Every creative writer has heard the mantra: "show, don't tell." And in that venue, we can glean some meaning from the phrase. (This ignores that no one has ever called a writer a "great story shower," but I will leave coining words for another day.) A reader should see a story unfolding, if only to compete with the latest television offerings, however generally meager. Even so, the phrase fails to access fully what great writing does. A great story shows vivid images, colors, and movements, but keeps going. Engaging a reader's inner eye matters, but the ear, the nose, the tongue, and the skin matter as well. Great writing engages all five senses. Eliciting emotion, empathy, and the like stems from that full engagement. Consider J.K. Rowling. I arrived late to reading and admiring Harry Potter, but when I finally picked up the series, I found books with light, sound, smell, touch, and taste, creating an entire world for me as reader. Given that world, Rowling freed my mind to feel metaphorically, to enter emotionally into the characters' "lives" and engage on that emotional level.
So what does this have to do with academic writing, the realm of rigorous intellect and antiseptic logic? Simply put, writing is writing. The ivory tower of academia, a construct whose foundations have been, in various ways, crumbling for decades, does not create an inherently different kind of writing. Readers' minds do not operate differently simply because their location changes. We may condition ourselves to read differently, to expect different elements to what we read in different venues. The more we engage the senses, though, the more fully we can engage a broader readership.
As anyone steeped in poststructural theory knows (to the extent a poststructuralist can admit to the capability of "knowing" anything), different experiences and perspectives create different reading experiences. Writing creates problems, then, because each reader experiences the words they read differently. This gap, as Derrida might have said, always already exists. Nonetheless, we can begin to build a bridge across that gap by connecting to the senses. This will not fully create a common reading for all; different readers will envision the bridge of the previous sentence in different ways: a Golden Gate, a Mackinac, or a covered bridge traversed by a horse and buggy. If we describe the gap as a chasm, wind whipping below and shifting the bridge under us, a rainstorm washing sheets of rain roaring like white noise to obscure our vision through the windshield, we come closer to a common experience, having eliminated the footbridge and built in a vehicle, a particular set of sounds, and some tangible feeling of the bridge moving below. From that set of sensory details, we can immerse ourselves further into the reading, guiding the reader's mind to join in the experience we have created.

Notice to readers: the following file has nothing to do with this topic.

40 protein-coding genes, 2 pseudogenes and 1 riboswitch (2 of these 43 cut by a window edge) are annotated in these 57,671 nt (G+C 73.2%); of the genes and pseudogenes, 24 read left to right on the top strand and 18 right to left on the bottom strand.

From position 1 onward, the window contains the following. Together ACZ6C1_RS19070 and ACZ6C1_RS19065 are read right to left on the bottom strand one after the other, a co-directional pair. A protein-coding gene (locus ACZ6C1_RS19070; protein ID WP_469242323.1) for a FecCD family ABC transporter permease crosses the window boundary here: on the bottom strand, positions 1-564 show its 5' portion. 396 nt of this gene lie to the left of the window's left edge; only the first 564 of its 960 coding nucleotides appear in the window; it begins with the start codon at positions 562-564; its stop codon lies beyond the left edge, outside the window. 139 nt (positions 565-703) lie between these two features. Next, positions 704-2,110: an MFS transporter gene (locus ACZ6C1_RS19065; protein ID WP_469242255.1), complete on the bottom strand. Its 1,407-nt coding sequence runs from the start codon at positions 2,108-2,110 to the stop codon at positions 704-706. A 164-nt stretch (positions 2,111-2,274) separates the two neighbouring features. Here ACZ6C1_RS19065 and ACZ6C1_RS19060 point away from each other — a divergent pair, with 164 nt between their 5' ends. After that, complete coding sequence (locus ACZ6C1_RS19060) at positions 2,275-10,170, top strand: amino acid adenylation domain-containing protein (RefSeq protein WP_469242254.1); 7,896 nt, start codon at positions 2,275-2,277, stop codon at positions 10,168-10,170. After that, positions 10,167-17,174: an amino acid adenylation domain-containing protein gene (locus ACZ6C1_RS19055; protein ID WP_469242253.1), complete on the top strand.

Engaging the senses improves any style of writing: poetry or prose, academic writing or creative fiction. After all, writing begins at a point of detachment. The writer experiences something, whether intellectual or visceral, and puts that experience--already individual rather than communal--into words, and hopes readers can take the words and travel through them to reach a common point with the writer, which may already be a different point than that of the writer's original experience. By grounding those words in the senses, the writer can enhance the reading experience, building more common ground for reader and writer to engage together. And as an added bonus, the lexicological route they travel together becomes much more interesting for both.